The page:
For most people, Christmas will be very different this year. In this article, we provide 5 basic tips to help bolster our mental health during and after the 2020 holiday season.
Christmas is traditionally a time to share food and frolics with our nearest and dearest. For most of us, this is unlikely to be the case this year. With travel restrictions and quarantines in place, we will need to adjust.
Although the pandemic has affected everyone in different ways, there seems to be little doubt that the average mental health of the population in the United States has declined.
At a time when family and friends are normally the closest, this year, they will be farther away. Looking after our mental health in a proactive way is more important than ever as we enter the holiday season.
In this Special Feature, we will look at ways to fend off the seemingly inevitable blues of a physically distant Christmas. Even without a pandemic to deal with, the holiday season brings stresses and strains, so with the added pressures this year has presented to us, we need to focus.
Right from the get-go, it is important to make it clear that nothing we provide below can fill the void or heal the anxiety that COVID-19 has produced. Perhaps, though, it might nudge the needle in the right direction. Sometimes, small steps, taken together, can produce significant benefits.
Before we dive in, here is something to bring to the forefront of your mind as often as possible over the coming days and weeks:
Each day, scientists are learning more about how SARS-CoV-2 works, and vaccines are being rolled out. Yes, 2020 has been challenging, but, with medical research in our armory, we will defeat COVID-19.
No article on maintaining mental health would be complete without mentioning sleep. We do not give it the space that it needs in our modern, neon-lit world. We all need to do better.
Losing sleep interferes with our mood. This is intuitive, but it is also backed by research. For instance, one study concludes, “Sleep loss amplifies the negative emotive effects of disruptive events while reducing the positive effect of goal-enhancing events.”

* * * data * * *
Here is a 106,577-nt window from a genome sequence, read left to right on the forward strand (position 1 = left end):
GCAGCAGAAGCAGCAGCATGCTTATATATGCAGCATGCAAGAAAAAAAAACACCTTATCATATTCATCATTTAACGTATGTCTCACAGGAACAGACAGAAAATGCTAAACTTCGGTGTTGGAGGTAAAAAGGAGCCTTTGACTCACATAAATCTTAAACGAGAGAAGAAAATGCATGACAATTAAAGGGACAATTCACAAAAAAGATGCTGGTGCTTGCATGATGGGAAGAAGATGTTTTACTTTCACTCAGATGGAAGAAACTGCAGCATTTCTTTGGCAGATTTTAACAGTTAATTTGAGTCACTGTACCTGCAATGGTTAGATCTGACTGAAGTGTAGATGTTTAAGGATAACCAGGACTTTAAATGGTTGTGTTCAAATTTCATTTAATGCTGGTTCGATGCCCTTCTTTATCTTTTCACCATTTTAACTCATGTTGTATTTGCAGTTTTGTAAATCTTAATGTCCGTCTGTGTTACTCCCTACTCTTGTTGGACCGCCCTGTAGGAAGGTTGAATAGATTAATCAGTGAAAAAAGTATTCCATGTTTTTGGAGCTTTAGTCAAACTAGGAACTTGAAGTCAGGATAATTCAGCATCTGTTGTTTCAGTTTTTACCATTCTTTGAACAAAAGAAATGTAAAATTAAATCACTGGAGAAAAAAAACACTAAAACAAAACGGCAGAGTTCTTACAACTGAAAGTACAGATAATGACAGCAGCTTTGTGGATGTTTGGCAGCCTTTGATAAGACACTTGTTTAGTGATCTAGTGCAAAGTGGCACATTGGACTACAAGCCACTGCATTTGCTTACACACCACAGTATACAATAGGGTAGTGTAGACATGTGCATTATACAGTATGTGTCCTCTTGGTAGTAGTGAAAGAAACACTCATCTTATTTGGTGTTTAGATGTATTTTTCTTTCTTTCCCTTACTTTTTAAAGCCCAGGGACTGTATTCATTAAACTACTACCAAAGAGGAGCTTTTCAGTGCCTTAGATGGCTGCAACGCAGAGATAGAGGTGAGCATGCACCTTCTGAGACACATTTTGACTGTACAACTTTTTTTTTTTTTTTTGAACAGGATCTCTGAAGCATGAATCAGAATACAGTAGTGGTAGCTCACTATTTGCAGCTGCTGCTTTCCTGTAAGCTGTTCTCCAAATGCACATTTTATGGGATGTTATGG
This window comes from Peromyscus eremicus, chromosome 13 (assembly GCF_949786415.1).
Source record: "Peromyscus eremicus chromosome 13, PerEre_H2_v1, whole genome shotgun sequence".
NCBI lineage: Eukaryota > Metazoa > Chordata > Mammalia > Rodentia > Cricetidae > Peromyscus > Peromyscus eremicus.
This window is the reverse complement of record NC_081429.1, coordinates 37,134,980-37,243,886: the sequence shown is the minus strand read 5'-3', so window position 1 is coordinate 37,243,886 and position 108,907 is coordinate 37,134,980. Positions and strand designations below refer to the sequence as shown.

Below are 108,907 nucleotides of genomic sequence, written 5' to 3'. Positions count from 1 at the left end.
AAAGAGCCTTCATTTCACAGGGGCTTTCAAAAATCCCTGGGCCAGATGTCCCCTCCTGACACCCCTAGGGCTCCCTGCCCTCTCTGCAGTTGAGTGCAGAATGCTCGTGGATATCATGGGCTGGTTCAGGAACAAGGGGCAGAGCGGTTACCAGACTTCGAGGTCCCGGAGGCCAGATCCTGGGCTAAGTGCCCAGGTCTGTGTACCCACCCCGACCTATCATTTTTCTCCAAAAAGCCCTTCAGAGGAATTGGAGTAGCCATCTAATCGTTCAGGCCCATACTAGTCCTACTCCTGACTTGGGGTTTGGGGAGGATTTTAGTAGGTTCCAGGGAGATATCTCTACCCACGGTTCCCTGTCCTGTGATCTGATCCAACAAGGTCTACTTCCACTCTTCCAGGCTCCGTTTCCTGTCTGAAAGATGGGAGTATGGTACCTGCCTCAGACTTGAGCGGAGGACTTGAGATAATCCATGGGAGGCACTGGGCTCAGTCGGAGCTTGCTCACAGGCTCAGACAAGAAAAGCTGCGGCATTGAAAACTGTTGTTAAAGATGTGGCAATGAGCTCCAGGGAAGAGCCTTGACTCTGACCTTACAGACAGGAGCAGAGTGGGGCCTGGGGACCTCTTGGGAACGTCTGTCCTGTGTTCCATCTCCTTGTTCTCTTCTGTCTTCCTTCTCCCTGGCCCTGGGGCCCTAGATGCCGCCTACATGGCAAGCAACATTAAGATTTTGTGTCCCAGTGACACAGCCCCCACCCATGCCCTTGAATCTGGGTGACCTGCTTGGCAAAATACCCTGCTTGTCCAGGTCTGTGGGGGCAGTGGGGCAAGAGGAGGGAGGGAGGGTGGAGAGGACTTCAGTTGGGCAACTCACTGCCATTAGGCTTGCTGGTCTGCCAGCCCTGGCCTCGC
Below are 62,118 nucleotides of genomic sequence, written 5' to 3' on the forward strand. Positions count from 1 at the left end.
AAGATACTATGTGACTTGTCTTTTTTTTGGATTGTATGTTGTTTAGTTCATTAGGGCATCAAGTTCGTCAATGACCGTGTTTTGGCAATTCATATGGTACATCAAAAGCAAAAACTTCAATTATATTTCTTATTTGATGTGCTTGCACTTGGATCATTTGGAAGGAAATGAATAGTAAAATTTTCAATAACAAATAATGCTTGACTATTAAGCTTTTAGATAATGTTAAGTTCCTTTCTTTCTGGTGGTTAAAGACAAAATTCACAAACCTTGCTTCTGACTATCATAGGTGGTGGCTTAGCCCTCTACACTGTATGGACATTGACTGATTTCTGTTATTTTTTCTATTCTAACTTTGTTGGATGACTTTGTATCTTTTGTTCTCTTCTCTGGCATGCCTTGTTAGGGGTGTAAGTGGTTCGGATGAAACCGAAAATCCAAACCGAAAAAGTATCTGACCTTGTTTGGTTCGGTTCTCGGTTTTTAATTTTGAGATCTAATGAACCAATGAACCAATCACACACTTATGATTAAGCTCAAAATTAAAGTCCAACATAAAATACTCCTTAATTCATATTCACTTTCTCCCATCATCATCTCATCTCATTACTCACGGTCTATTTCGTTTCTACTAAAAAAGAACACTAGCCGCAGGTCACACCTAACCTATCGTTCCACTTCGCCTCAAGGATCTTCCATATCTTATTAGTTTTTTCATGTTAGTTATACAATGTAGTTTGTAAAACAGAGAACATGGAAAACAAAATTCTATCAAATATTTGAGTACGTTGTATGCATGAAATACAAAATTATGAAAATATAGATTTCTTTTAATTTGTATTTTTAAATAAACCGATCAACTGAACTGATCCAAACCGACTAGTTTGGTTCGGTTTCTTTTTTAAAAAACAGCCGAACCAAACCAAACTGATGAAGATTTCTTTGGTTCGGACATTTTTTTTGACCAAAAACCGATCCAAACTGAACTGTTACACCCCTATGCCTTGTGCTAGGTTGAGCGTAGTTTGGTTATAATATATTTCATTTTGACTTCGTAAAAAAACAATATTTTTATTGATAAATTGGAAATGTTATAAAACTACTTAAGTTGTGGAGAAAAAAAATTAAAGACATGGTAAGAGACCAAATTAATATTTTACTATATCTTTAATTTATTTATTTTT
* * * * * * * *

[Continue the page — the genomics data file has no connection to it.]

In other words, if we do not sleep enough, we are more likely to feel negative when things go wrong, and we are less likely to feel good when they go well.
Similarly, another study found that “individuals become more impulsive and experience less positive affect after a period of short sleep.” Once again, reduced sleep duration appears to dampen mood.
At a time when the mood of the nation is at a low ebb, sleeping a little extra might be a relatively simple way to tip the scales in our favor. For advice on getting better sleep, click here.
It is worth noting, though, that the relationship between sleep and mental health is complex and two-way — mental health issues can impact sleep quality, and a lack of sleep can damage mental health.
As with sleep, any article that aims to boost mental health has to include exercise. As the temperature drops, forcing ourselves outside can become increasingly challenging. Scientists have shown that physical activity can boost mood both in the short and long term.
A review published in 2019, for instance, found a relationship between cardiorespiratory fitness and the risk of common mental health disorders. Similarly, a 2018 meta-analysis concluded that “[a]vailable evidence supports the notion that physical activity can confer protection against the emergence of depression.”
Importantly, we do not need to run a 4-minute mile to gain mental benefits from exercise. A study from 2000 found that short, 10–15-minute walks boosted mood and increased calmness.
So even if it is something simple, such as dancing in your kitchen or walking your dog for a little bit longer, it all counts.
It is true that neither exercise nor sleep can replace a hug from a friend or relative, but if our mood is momentarily boosted or our overall average mood is upped, it might help us manage disappointment better and reframe this difficult year.